Guillermo: Yeah.

Andrew: To get to 600,000 in sales was the email scraping that you did and that brought you, at least, your first two customers maybe even a few others. You bought some AdWords. Did you do anything else that got you to that level? No, it was just that. Outbound email and AdWords and did AdWords work well considering your high price point and your low cost?

Guillermo: Yeah.

Andrew: It did.

Guillermo: It was that. In our case, the conversion rate. Back then it was really different also. There was less complication. So it was less professional, and yeah. I think it’s still the same game now with AdWords. It’s about targeting. It’s like with business development. It’s about targeting.

Andrew: I see. And the process wasn’t come to the site, click a button, and buy, go to the shopping cart. It was tell us about your business, and we’ll call you and sell. By calling and selling you can learn more about your customer, increase the perceived value, deliver real increased value, et cetera.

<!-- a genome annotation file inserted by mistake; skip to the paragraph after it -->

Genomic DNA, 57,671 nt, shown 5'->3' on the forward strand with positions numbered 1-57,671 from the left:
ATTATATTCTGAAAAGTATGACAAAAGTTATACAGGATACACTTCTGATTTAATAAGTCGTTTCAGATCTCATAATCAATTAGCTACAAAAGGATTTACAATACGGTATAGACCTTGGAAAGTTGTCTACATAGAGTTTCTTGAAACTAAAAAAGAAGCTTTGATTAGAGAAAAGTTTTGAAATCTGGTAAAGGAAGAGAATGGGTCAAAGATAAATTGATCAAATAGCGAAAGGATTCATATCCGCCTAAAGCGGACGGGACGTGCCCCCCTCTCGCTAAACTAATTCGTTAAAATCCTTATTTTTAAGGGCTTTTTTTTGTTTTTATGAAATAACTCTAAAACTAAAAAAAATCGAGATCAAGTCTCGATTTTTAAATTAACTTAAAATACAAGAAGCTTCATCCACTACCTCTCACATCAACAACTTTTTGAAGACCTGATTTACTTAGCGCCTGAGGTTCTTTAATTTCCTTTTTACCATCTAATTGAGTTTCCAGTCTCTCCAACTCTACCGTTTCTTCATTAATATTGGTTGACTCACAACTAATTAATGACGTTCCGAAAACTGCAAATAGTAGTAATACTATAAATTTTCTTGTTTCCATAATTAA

All right. So then you got to the sales people who were making outbound calls, and one of the things that you did was I heard you set up a competition internally to see who could do what?

Guillermo: Okay. Who could make the most appointments, yeah? In our sales at some point we had some bumps along the road. So at some point we hired two sales guys and we used to incentivize. At some point you’re working as a team. It’s nice to have a competition.

Andrew: Yep.

Guillermo: So we had this reputation of a hundred bucks . . . The company would put like a hundred dollars . . .

Andrew: A hundred bucks on the wall and say whoever got the most sales in this period of time [??]

Guillermo: Exactly. It would sometimes even everybody would put in their own money [??]

Andrew: Oh really? They increased the [??] by putting in their own money. Okay.

Guillermo: Get in the game. Their idea was . . . Basically, you know, the person with the highest amount of appointments would be decided or the customers would take the money out, so.